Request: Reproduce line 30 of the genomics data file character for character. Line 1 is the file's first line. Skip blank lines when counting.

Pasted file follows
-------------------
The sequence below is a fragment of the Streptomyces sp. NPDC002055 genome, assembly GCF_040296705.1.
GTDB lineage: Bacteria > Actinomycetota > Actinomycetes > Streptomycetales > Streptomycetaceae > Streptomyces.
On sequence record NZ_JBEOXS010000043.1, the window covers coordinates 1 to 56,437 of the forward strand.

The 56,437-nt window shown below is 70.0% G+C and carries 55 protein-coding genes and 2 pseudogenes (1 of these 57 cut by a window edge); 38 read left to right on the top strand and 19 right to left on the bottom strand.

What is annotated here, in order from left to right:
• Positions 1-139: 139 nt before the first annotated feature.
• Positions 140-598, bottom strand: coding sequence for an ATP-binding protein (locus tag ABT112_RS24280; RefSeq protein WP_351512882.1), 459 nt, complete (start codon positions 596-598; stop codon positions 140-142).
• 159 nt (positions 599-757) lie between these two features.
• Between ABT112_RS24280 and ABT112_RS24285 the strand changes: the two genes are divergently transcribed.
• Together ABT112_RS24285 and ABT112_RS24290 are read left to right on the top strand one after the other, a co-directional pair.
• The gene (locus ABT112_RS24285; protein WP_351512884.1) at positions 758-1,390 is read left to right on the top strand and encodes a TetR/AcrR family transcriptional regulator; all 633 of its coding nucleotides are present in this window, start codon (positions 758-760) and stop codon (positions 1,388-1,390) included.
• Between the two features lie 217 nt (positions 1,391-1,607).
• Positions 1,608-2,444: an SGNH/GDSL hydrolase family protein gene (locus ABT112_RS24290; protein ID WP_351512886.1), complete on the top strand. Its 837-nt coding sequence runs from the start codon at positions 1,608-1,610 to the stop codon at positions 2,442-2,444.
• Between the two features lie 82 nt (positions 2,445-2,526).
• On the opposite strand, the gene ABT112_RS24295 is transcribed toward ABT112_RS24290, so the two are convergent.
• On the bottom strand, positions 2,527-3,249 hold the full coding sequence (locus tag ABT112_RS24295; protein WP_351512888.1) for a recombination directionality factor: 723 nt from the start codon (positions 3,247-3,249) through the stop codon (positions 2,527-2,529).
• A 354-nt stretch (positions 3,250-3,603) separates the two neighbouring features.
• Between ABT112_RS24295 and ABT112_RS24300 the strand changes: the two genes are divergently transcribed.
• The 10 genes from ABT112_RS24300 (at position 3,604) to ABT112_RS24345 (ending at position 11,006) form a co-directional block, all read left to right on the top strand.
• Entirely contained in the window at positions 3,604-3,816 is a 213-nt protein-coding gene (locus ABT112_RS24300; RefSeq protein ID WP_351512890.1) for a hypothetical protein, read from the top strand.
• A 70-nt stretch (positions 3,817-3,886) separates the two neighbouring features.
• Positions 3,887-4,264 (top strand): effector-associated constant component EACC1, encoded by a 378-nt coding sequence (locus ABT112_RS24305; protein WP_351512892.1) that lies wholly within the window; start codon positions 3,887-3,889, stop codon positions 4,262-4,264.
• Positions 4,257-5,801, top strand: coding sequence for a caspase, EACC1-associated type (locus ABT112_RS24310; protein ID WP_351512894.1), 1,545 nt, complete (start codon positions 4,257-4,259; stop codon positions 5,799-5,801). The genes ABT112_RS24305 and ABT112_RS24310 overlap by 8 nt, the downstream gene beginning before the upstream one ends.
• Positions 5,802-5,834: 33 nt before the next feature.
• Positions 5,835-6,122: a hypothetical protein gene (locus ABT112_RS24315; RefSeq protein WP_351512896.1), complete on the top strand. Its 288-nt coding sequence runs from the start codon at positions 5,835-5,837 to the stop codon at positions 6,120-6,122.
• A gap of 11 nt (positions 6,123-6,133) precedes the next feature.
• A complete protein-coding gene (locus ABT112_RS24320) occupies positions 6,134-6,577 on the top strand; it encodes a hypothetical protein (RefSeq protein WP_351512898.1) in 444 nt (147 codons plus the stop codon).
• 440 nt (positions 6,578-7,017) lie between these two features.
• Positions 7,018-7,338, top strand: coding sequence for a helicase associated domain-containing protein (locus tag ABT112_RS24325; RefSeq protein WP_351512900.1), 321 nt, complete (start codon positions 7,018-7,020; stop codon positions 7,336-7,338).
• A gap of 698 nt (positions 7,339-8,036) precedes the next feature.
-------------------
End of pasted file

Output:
• A gap of 698 nt (positions 7,339-8,036) precedes the next feature.